Practicum and Internship Experiences
Students spend a significant portion of time in practicum and internship settings where they utilize and develop the knowledge and competencies introduced in coursework. The program has a full-time Field Director who works with students to plan, organize, and support these important professional experiences in an extensive network of practicum partners. Settings include hospitals, mental health clinics, schools, forensic settings, neuropsychological institutes, college counseling centers, children’s residential centers, VA centers, and more.
Flexible Career Options
The program utilizes a combined-integrated model, as delineated by the Council of Directors of Combined-Integrated Doctoral Programs in Psychology. A unique feature of this curriculum is that the disciplines of school psychology and clinical psychology are integrated throughout coursework, and students have practicum experiences in both clinical and school settings. In addition to providing a more holistic understanding of the clinical and educational needs of individuals and families, this training provides graduates with great flexibility in potential career paths.
Additionally, students from Roberts Wesleyan College benefit from highlights in the PsyD program including:
All Students Accepted Into the Program Receive a $30,000 Scholarship
Practicum Experiences Beginning in Your First Year
Residency + Internship: 4 Years of Residency at Roberts Wesleyan College, Followed by one Year of Internship
American Psychological Association (APA) Accredited on Contingency as of October 28, 2018.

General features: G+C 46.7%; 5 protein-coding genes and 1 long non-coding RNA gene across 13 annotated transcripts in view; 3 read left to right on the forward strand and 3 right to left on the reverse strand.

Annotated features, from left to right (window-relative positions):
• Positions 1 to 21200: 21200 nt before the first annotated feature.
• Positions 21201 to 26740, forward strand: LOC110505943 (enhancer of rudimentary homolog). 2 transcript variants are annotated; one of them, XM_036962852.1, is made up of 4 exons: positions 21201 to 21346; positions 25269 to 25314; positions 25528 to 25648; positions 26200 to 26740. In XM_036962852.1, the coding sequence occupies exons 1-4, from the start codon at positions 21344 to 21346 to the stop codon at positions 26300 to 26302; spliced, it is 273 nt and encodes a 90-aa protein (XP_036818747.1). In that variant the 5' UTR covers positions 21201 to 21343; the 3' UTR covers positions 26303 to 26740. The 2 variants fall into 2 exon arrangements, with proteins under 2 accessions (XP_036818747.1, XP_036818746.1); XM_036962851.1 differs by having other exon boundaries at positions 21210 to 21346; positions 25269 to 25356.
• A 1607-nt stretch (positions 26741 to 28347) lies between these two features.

Large Network of Practicum Sites Managed by Full-Time Field Director.
Collaborative, Supportive Relationships Among Faculty and Students.
Faculty Who are Professionally Active in Their Fields.
Students 100% employed upon graduation.
Specialized Training to Work With Religious and Spiritual Issues that Relate to Mental Health.
Those who earn their PsyD from an accredited college/university open themselves to many new and unique employment opportunities. A key advantage of a combined/integrated training program is the versatility of career paths afforded. PsyD graduates from Roberts Wesleyan College have found employers across New York State in settings including:
With an average job outlook of 3%, positions in psychology continue to grow across many industries for a wide range of applications. Students with combined/integrated training program experience are prepared to handle the many different career paths available.
According to the U.S Bureau of Labor Statistics, of the 192,300 psychology jobs that were held in 2019, around 171,500 of them were related to clinical and educational industries. Over 31% of psychologists were self-employed, while others worked in elementary schools, secondary schools, ambulatory healthcare, and hospitals.
Source: Bureau of Labor Statistics, U.S. Department of Labor, Occupational Outlook Handbook, Psychologists, at https://www.bls.gov/ooh/life-physical-and-social-science/psychologists.htm (visited March 04, 2021).
Dr. Rebecca Draper ’20
Roberts Wesleyan College, Assistant Professor, Department of Social Work
Dr. Julia Vitale ’20
Genesse Valley Psychology Post Doc
Dr. Kristi Kohl ’20
Webster School District
Dr. Alyana Davison ’20
LOSATS (Linden Oaks Specialized Assessment and Treatment Services)
Dr. Alysa MacMillen ’20
Dr. Vanessa Komerak ’20
Webster School District
A PsyD is a Doctor of Psychology, whereas a PhD is a Doctor of Philosophy. Both degrees prepare students for a wide variety of careers in the field of psychology. PsyD programs focus on preparing students for the professional practice of psychology, and thus have a greater emphasis on clinical and professional training. PhD programs focus on preparing students for academic and research careers in psychology, and thus have a greater emphasis on research training.